It’s so close to my heart. I was in the second cast in the West End play version and on the first day of rehearsals I found a lump in my boob and it turned out I had breast cancer. I had to leave after six weeks of being in the show then came back after treatment and did the show again, on tour. I still can’t believe I managed to do a show about cancer and boobs while I had breast cancer – it was emotional for me on all levels. It was completely weird, I had to literally switch off. Producer David Pugh said every person has some story about cancer, everyone has some kind of relation to it. The point of this story is there is hope.

What do you think music adds to the story?

To be honest, we always thought it would be a musical. We joked that it would be a musical first and then a musical on ice. I am fully expecting it to be on ice one day. It was a great film, a great play and now it’s a great musical. It’s a true story about real people. There are things you can sing that when you speak sound trite, but when you sing them, suddenly it’s a whole new level and the emotion takes you away. It’s a stunning piece of work.

What has it been like performing it for the real-life people whose story the show is based on?

We first performed it in a village hall where the real-life John gave his speech originally. Seeing the ladies in the audience, and all the families and friends, was incredible. You do feel a responsibility and you want to be sensitive. But the fact they love it and are so proud of it speaks volumes. The reaction from our northern audiences meant we knew we were on the right track.

And this is your musical theatre debut, isn’t it?

I have done some plays with music but never a musical. I can sing but am nervous about it, though this is more about being able to tell a story through song. Thank God we have Joanna [Riding] and Claire [Moore] in it, who are the singers.

Sophie-Louise Dann, performer (Celia)

Sophie-Louise Dann as Celia. Photo: John Swannell

In recent years you’ve appeared in Made in Dagenham, Bend It Like Beckham and now The Girls. All of them are new British musicals…

I am a great ambassador for new work because if we don’t move on and don’t find these fantastic stories to bring to the stage, we will live in a museum society. Don’t get me wrong, I love all the old shows and love to sing those scores but we need to move on and inject new life.

Is it harder to sell a new musical?

I am not going to lie to you: it’s a harder sell. Artistically it’s brilliant as you are the first and can put your stamp on it. But getting across to a new audience that these are the next hits they are going to be humming along to is a hard sell. But what I firmly believe is that this is such a personal, warm story from the north and I am hoping everyone will embrace that.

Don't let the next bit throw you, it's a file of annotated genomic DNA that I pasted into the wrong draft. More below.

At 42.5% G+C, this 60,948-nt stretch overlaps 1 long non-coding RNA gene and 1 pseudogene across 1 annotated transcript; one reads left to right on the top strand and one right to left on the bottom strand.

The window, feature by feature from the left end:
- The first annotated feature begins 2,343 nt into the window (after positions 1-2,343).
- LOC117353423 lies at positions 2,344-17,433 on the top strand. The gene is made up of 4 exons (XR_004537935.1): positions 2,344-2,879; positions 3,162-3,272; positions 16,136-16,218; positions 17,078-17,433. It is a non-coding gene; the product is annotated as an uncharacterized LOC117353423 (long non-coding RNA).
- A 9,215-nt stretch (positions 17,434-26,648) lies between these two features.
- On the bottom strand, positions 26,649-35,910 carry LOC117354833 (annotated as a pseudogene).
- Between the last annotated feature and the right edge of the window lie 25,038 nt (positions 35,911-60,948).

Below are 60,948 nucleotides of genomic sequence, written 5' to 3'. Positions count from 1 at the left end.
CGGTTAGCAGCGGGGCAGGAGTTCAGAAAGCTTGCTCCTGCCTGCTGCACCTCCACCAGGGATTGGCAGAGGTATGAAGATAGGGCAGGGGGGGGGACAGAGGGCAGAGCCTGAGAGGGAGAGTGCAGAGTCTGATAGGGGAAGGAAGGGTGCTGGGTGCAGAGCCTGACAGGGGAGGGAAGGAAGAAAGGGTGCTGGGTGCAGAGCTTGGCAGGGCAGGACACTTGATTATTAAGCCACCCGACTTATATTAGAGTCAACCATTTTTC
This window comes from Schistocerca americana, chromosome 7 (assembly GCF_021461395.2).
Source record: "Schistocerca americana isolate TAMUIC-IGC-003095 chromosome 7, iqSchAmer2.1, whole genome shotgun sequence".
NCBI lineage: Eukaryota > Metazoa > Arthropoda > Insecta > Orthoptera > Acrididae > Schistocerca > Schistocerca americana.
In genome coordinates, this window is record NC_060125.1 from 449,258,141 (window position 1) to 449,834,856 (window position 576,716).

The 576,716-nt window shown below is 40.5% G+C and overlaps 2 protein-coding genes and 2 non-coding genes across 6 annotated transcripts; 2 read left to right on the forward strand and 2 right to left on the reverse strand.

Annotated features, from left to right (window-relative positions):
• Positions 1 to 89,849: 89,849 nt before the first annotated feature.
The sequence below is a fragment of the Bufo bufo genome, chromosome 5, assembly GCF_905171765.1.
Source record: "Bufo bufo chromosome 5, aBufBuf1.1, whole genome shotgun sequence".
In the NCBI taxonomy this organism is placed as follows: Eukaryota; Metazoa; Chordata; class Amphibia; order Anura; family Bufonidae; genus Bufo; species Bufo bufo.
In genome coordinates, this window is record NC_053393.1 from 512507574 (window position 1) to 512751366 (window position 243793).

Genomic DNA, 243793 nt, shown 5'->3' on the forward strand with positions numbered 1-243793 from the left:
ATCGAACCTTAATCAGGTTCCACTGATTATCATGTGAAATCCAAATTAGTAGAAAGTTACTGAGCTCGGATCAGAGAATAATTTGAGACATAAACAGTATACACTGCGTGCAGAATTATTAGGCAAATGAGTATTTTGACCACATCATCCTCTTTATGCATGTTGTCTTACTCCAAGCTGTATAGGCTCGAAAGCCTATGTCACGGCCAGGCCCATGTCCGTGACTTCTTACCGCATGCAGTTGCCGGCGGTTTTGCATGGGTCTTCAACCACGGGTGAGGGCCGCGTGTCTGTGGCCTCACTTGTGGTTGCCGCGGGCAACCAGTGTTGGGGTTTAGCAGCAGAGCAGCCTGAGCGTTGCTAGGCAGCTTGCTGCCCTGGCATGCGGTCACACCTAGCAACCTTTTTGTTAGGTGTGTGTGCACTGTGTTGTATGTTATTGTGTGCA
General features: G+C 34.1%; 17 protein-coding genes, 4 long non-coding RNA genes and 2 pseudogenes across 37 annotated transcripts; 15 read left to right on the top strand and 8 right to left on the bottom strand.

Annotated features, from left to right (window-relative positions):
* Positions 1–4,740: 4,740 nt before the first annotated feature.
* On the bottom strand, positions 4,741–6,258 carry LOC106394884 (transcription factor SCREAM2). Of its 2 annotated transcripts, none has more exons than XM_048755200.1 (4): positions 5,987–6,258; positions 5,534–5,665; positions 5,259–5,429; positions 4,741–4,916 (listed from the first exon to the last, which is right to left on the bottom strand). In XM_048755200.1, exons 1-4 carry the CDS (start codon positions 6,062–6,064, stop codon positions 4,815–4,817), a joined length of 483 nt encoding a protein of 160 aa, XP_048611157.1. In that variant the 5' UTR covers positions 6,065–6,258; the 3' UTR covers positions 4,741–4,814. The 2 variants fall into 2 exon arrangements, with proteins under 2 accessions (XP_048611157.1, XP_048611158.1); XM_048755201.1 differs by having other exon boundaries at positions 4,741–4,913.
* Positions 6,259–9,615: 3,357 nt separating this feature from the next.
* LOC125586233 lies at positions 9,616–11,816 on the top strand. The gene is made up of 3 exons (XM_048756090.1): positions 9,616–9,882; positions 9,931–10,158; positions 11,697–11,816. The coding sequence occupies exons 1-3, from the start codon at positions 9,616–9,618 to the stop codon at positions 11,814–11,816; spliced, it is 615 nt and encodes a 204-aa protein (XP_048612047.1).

You’re new to the cast, following its run in the north of England. How does that feel?

I am careful with choices and when I met with Tim Firth and producer David Pugh, I asked about the group dynamic that was in place. They were honest and said, “Not all the elements worked, so when you come to it, you come with fresh ideas and we slot that in.” But I have known many of the cast for years. I did Lend Me a Tenor with Jo Riding, and I have known Claire Moore for a hundred years. It’s like coming to a club of all your best mates, really.

What does the music add?

It takes it to another level. The music is there to further the narrative, nothing is spare. That is the trick really. I still go mushy when Gary walks into the room, because I was a huge Take That fan. I had to get over that as I would have just been this bag of mush in the corner.

And you’re returning to the Phoenix, where Bend It Like Beckham was staged…

It’s the same dressing room, the curtains are still there. And the theatre is a great size for this show. There is a nice intimacy, so you don’t feel detached.

Joanna Riding, performer (Annie)

Joanna Riding as Annie. Photo: John Swannell

Tell us why The Girls is so special to you…

I have never sung songs this honest. Normally when you sing about great sadness or joy there are sweeping statements in them, but The Girls is how real people talk. I am a northern lass and I know. You have a cup of tea and talk about the details. It’s honest and done in such a beautiful way that it’s not cod. It’s beautifully realised. It’s a musical. There is no point apologising for that. But that is no reason not to get somewhere in an honest fashion. If you do that, people will go with you. If they care, you can take them anywhere you want to.

How long are you in the show for?

We are contracted for 12 months, but they can give you two weeks at any time. I have been involved in a few now that have had short lives. I do think, though, that with the love there is for Gary and the Women’s Institute, people will enjoy it, even if the critics are not delighted.